Enjoying My Imperfections

summers-along-the-river

Beauty is what most artists I know look for when looking for something to paint; beautiful women, beautiful landscapes, beautiful flowers. I’m talking and thinking about artists whose style runs along realistic, not abstract lines. Artists who paint for a living or are serious amateurs who do not need to rely on a sale.
How important is beauty?  How do such artists define the concept of beauty? Is it simply finding the most beautiful scene to paint or just painting roses? For many, it’s as simple as finding a beautiful young girl. For many years that is what I did. At times I still just paint a rose or a sunset or a beautiful girl, because I need to produce paintings. Something I do now, that I did not do when I was very young, is find a way to make each painting special – to me and to the person who decides they want to live with my work for a very long time. My collectors want something unique, which is what a great many successful artists give them. They add flare to their roses, they add their personal vision to their landscapes. I, myself, always find a moment to add to my work.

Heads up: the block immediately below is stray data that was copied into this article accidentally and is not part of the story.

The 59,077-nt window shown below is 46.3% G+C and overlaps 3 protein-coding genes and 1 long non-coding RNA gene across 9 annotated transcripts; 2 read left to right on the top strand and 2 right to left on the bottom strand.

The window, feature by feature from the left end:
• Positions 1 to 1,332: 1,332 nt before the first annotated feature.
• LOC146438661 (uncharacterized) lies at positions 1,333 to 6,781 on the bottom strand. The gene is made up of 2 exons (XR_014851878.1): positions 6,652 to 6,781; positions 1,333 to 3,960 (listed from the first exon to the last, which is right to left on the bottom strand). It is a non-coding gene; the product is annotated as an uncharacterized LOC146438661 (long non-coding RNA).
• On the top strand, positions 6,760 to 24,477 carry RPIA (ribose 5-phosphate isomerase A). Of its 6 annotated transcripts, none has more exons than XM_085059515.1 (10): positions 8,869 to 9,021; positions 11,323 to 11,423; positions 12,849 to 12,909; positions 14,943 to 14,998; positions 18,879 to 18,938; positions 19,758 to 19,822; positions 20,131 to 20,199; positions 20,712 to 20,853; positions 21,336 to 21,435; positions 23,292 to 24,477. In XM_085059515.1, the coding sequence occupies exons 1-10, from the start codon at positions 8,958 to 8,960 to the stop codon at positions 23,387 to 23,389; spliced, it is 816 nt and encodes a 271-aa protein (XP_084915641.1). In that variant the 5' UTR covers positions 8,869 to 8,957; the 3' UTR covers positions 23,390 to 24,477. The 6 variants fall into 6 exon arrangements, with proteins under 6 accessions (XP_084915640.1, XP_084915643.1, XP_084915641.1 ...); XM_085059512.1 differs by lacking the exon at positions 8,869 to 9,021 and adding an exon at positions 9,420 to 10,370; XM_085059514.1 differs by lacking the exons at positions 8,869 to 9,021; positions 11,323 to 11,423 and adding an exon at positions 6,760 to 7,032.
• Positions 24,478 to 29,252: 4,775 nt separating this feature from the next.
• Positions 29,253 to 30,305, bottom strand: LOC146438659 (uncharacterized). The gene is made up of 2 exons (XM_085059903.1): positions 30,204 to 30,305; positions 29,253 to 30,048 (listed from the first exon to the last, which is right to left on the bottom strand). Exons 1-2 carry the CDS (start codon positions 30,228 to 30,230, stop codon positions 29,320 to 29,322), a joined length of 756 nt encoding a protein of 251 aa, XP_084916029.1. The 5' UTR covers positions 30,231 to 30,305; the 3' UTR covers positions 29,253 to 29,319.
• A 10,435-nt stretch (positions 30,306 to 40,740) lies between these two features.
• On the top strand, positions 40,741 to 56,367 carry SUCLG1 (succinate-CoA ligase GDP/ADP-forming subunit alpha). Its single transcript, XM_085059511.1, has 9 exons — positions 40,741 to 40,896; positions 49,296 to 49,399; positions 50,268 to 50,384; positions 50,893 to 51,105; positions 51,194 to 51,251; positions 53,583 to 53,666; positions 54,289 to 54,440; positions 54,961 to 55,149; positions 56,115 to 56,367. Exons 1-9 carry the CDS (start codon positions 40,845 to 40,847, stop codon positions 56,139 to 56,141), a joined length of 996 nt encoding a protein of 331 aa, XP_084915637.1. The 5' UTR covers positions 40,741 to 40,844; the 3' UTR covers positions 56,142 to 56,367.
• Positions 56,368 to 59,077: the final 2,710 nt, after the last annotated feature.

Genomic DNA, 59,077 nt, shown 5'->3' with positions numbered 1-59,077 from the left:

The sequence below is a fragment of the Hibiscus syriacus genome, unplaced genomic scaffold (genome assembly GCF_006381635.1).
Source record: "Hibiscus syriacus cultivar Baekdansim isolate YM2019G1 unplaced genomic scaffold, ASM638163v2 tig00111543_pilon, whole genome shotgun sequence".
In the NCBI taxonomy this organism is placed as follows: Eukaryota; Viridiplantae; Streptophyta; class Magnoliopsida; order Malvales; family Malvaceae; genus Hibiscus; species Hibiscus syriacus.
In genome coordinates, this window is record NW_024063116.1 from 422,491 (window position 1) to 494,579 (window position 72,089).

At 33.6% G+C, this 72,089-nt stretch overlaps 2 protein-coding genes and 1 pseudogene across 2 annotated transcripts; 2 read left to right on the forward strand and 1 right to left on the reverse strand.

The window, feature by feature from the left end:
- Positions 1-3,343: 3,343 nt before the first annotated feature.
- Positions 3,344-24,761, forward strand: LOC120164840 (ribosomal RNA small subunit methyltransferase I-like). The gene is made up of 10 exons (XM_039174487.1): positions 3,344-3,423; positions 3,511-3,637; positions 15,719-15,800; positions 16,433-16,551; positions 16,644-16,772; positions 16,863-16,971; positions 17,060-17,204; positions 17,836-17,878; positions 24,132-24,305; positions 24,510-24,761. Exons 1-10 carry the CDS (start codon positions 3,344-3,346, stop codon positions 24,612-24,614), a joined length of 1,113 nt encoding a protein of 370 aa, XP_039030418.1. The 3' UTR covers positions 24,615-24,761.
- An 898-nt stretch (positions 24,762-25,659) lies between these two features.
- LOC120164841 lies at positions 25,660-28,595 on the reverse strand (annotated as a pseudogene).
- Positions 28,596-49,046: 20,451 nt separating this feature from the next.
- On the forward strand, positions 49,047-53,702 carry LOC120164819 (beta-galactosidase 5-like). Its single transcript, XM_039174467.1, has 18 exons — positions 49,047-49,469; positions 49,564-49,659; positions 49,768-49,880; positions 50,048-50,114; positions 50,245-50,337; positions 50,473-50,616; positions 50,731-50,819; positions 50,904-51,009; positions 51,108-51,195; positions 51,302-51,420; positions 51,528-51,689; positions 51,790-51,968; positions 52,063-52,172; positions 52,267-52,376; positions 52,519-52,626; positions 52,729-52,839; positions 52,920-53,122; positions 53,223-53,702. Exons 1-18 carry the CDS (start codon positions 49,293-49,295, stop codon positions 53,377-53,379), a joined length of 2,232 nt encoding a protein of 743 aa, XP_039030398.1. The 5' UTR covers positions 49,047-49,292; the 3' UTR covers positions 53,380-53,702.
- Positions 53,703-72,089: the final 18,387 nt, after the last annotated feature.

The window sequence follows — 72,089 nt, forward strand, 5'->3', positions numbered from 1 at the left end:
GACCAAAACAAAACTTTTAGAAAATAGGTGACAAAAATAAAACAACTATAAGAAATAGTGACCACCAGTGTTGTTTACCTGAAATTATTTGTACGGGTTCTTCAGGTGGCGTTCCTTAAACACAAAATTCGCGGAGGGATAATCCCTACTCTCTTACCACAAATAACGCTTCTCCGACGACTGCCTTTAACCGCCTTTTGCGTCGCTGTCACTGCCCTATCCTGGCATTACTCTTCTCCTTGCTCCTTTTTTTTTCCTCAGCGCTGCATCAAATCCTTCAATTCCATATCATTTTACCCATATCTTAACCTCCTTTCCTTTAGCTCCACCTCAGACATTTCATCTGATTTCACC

We artists have moments when we see clearly – when we see with more than our eyes. All our senses come into play, all our beliefs come into play. My dad’s “if it’s worth doing, it’s worth doing it right”. My Mom’s love of flowers and both their belief in being part of the community.The secret that so many painters look for and hope a master artist will reveal to them is “finding oneself” and finding a way to put oneself into one’s work.
I’ve talked about Bob and Don a few times. Bob can copy a photo perfect or capture a scene before him perfect. His paintings look great, but they lack that reaching out to the viewer’s heart. Don, who cannot draw worth a lick and has no understanding of composition can grab one’s heart by putting his soul into each of his paintings.
Not everyone is capable of understanding the importances of being different. For so many, it is more important to be perfect. At 71 I’m enjoying my imperfections.
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